Should I use a lifetime Isa instead of a pension?
Lifetime Isas launched in April 2017, and, if you're under 40, offer an alternative to traditional personal pensions and Sipps.
You can open lifetime Isa if you're aged between 18 and 40. Any savings you put into it before your 50th birthday will get a 25% bonus from the government.
Until you hit 50, you can add up to £4,000 a year – and if you did pay in £4,000, you'd get a £1,000 bonus from the government.
If you're not getting pension contributions from an employer, saving in a lifetime Isa may be your best option.
What are the different types of lifetime Isa?
There are cash lifetime Isas, which will pay interest, and stocks and shares lifetime Isas where you could benefit from investment growth.
The lifetime Isa allows you to continue to make contributions and receive the bonus up to the age of 50.
You can withdraw the money at any time, but if you do so before you turn 60, the government will take 25% of the total amount you withdraw as a penalty. This means you'll lose the government bonus you've accrued on the money, plus any interest or growth.
This is because the savings are designed to be used as retirement income after the age of 60.
Find out more in our guide to lifetime Isas.
Lifetime Isa vs pension
The lifetime Isa now offers a real alternative to younger people who might otherwise save into a personal pension or a self-invested personal pension (Sipp).
You might want to save into both – and the government has stressed that the lifetime Isa is not a replacement pension but rather an additional savings vehicle.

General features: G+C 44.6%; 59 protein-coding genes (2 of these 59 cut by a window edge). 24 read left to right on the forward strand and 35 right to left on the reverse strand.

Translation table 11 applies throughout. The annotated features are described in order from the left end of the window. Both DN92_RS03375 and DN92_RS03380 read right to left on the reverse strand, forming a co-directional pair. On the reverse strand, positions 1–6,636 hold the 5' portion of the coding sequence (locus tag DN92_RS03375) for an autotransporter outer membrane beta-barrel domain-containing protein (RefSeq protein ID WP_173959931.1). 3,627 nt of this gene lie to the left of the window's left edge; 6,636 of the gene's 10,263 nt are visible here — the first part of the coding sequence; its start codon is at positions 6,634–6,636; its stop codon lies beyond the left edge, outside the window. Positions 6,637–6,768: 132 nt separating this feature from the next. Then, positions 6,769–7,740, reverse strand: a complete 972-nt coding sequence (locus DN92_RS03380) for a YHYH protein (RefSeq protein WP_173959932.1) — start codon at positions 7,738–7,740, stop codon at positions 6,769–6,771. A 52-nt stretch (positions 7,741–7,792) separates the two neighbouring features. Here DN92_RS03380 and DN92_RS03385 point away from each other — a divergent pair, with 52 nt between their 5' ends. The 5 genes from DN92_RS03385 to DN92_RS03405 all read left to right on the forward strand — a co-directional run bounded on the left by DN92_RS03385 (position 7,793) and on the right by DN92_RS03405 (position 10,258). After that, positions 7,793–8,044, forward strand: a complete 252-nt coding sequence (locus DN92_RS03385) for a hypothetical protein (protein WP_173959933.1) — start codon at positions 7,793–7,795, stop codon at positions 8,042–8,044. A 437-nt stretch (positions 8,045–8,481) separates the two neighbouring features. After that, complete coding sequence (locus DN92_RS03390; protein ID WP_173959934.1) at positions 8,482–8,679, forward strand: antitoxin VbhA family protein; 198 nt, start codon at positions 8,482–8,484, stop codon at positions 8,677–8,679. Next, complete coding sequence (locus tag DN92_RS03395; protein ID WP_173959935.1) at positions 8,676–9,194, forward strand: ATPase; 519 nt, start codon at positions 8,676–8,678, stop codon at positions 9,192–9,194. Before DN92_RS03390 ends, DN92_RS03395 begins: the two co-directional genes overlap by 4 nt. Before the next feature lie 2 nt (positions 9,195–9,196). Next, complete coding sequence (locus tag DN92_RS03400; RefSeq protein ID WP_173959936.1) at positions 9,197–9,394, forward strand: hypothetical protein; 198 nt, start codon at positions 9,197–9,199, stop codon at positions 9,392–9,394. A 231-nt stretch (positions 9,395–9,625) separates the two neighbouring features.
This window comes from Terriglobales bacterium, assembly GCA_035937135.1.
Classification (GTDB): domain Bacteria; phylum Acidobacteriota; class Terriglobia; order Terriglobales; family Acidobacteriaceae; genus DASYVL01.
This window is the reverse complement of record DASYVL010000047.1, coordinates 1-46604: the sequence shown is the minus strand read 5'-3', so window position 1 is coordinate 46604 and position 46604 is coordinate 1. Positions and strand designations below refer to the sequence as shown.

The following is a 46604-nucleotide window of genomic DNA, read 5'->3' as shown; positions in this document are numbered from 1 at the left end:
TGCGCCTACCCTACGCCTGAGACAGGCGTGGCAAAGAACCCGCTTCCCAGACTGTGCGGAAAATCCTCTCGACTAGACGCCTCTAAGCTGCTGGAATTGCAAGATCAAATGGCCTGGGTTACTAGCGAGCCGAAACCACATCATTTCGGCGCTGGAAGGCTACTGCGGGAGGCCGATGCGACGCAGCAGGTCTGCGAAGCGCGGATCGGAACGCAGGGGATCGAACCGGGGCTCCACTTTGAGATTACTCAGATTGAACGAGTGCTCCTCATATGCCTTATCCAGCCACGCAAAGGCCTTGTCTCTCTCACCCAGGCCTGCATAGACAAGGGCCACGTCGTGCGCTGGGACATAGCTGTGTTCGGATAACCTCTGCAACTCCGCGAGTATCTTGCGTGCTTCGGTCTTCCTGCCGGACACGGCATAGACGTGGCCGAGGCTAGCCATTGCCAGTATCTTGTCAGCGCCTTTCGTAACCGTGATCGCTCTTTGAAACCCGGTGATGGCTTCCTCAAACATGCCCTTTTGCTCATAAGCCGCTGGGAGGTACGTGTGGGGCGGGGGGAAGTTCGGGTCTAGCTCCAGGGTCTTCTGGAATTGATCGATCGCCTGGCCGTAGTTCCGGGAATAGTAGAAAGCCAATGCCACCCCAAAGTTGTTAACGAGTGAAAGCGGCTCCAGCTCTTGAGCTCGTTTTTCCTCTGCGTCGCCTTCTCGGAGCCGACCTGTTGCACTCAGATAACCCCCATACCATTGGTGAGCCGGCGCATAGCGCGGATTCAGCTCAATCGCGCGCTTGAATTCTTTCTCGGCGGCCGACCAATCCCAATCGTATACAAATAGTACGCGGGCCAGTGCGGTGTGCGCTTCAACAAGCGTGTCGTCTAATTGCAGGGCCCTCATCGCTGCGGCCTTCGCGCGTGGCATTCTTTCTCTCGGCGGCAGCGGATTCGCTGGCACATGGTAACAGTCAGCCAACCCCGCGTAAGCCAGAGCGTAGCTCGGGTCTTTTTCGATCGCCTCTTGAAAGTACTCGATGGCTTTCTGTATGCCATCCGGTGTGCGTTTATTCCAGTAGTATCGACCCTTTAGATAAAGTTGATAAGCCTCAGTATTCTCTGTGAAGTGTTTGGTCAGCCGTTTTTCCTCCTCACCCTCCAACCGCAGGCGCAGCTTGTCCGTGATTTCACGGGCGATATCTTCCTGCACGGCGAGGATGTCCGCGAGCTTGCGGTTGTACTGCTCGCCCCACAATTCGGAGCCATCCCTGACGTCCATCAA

Which? compares the main pros and cons of the two options, below.
The lifetime Isa is likely to be the best option for you if:
You don’t get the benefit of an employer pension contribution (for example, you are self-employed) and you want to supplement retirement savings and you've made the maximum contribution via your workplace pension.
If you need early access to all your retirement money in an emergency (doing so will see you lose the government bonus and growth on the bonus, and incur a 5% penalty or you might want to temporarily borrow some money without charge, provided it is fully repaid, then a lifetime Isa could fit the bill.
The traditional personal pension is likely to be the best option for you if:
You are in a workplace pension to which your employer contributes – under auto-enrolment rules your employer will contribute at least 3% or you want to access your money at age 55 rather than having to wait until you turn 60.
If you're a higher-rate taxpayer (and therefore qualify for pension tax relief at 40%, or 41% in Scotland) and you are likely to be paying a lower rate of tax in retirement (say 20%) than you did in work, a traditional pension is the better solution for you.
Plus if you want to make significant pension contributions past the age of 50 and you intend to make substantial contributions pensions are more attractive - the lifetime limit for a pension is £1.073m from April 2020, while the most you can contribute to the lifetime Isa with the bonus is £128,000
How much will I get from a Lifetime Isa?
Our table shows the return of the different options if you make a contribution of £800. It includes no investment growth or interest, and assumes that you pay basic-rate tax in retirement.
|Initial contribution of £800|
|Auto-enrolled pension in 2019 (£200 government/£600 employer contribution)||£1,360|
|Personal pension/Sipp (without employer contributions)||£850|
|Lifetime Isa (early withdrawal)||£750|
The returns on the lifetime Isa assume that you make the contributions before the age of 50 and take the retirement money when you are aged over 60. Personal pensions and Sipps are accessible from age 55.